C H A P T E R E L E V E N
You can try really hard to develop a desktop application that looks good,
feels right, and meets the user’s needs, but if a Windows or Mac user has to
drop down to a command line and type
java -jar MyCoolApp.jar to run it,
it’s not going to win you any points in the user experience department.
There are points of integration with the native platform that you’ll often
want and need to access from a Swing application, or specific functionality
you’ll want to provide on a platform-by-platform basis, and that’s what this
chapter is about.
Actually, this chapter was almost rendered irrelevant by the
JDesktop Integration Components (JDIC) project on Java.net
(https://jdic.dev.java.net/), which is addressing the most seri-
ous needs for desktop Java applications: creating platform-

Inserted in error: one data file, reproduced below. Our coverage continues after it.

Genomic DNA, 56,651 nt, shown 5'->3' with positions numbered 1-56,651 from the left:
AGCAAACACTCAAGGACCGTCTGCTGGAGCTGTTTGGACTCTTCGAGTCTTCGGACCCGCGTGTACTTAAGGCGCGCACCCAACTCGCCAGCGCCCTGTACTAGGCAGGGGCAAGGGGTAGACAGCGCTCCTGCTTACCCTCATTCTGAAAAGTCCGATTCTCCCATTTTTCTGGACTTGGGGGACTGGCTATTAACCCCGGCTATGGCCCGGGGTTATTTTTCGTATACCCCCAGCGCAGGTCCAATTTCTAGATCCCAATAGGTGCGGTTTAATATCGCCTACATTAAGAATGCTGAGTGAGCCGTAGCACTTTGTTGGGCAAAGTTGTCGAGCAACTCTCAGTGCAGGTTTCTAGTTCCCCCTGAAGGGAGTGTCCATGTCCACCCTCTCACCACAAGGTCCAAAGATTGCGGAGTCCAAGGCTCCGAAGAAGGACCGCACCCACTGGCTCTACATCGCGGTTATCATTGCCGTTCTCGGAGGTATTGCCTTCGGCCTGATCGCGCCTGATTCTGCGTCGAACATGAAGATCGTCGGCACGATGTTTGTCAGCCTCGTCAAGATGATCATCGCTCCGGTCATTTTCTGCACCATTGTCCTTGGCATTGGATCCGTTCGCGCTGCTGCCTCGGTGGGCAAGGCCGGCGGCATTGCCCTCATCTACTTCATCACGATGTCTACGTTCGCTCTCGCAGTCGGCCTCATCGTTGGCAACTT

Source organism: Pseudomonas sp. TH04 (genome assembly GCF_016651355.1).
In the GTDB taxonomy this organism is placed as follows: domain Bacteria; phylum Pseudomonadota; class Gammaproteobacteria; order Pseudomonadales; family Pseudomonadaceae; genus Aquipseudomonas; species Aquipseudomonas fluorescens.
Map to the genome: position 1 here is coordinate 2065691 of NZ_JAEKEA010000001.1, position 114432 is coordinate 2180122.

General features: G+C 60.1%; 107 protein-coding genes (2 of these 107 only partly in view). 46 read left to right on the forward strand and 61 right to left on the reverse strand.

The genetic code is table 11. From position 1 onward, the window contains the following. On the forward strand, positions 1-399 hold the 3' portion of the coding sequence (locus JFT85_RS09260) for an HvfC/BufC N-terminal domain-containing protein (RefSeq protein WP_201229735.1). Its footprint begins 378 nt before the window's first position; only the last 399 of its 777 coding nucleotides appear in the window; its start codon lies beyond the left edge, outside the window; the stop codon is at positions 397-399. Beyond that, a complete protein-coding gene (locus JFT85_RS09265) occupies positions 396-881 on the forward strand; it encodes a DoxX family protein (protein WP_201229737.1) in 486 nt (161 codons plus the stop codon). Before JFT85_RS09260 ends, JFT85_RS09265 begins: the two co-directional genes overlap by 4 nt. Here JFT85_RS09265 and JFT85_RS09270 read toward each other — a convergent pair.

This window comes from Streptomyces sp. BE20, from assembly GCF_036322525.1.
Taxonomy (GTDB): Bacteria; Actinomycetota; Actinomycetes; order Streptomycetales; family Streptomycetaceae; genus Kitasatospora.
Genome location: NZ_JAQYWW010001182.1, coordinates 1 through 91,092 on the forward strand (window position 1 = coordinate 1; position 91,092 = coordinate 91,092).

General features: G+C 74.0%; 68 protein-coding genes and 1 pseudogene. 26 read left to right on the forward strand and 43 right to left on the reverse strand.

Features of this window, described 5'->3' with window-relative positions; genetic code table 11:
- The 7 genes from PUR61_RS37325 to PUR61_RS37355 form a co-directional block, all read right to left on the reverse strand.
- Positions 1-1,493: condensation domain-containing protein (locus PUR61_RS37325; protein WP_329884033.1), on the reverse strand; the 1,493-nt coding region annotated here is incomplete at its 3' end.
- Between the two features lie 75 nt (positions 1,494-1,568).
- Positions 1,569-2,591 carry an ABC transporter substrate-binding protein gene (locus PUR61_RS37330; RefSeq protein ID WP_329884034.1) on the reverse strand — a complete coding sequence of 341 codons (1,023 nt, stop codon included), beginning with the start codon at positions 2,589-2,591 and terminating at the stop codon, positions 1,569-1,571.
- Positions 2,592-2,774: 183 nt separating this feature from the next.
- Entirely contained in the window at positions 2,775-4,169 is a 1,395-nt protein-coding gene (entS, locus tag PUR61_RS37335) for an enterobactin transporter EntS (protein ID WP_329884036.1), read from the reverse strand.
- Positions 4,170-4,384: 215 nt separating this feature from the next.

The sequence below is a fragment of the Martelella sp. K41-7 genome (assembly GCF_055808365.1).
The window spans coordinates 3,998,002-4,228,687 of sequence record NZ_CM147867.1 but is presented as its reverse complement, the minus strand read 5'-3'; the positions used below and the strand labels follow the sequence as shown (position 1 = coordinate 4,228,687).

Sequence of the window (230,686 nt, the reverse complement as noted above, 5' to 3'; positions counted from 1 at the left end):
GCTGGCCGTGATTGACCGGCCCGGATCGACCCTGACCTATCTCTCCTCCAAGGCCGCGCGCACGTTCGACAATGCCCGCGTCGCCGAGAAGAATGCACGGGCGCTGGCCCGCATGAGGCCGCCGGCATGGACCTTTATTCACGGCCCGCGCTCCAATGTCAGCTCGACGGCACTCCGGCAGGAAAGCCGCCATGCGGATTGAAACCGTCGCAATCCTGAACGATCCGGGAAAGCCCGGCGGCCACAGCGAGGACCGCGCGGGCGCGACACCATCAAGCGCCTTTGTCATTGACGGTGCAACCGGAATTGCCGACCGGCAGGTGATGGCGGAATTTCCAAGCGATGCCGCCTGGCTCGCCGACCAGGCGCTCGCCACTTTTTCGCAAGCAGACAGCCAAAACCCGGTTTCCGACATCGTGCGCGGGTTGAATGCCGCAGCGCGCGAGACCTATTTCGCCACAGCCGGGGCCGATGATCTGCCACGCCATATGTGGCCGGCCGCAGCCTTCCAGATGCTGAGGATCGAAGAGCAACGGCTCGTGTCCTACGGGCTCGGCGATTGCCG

appropriate double-clickables, providing access to the native
web browser component, associating Java applications with
certain kinds of documents, etc. JDIC may solve some of the
biggest issues facing Java on the desktop…which leaves us all
the more room for creative hackery.
H A C K
Launch External Programs on Windows Hack #79
With one simple command you can tell Windows to open files, directories,
and URLs on your behalf.
Swing programmers have always had difficulty dealing with native operat-
ing systems because of Java’s cross-platform nature. Even simple things like
opening a web browser require building native hooks with JNI or building
on top of custom libraries. This hack will show you how to open files,
URLs, and start an email app without using any native libraries or custom C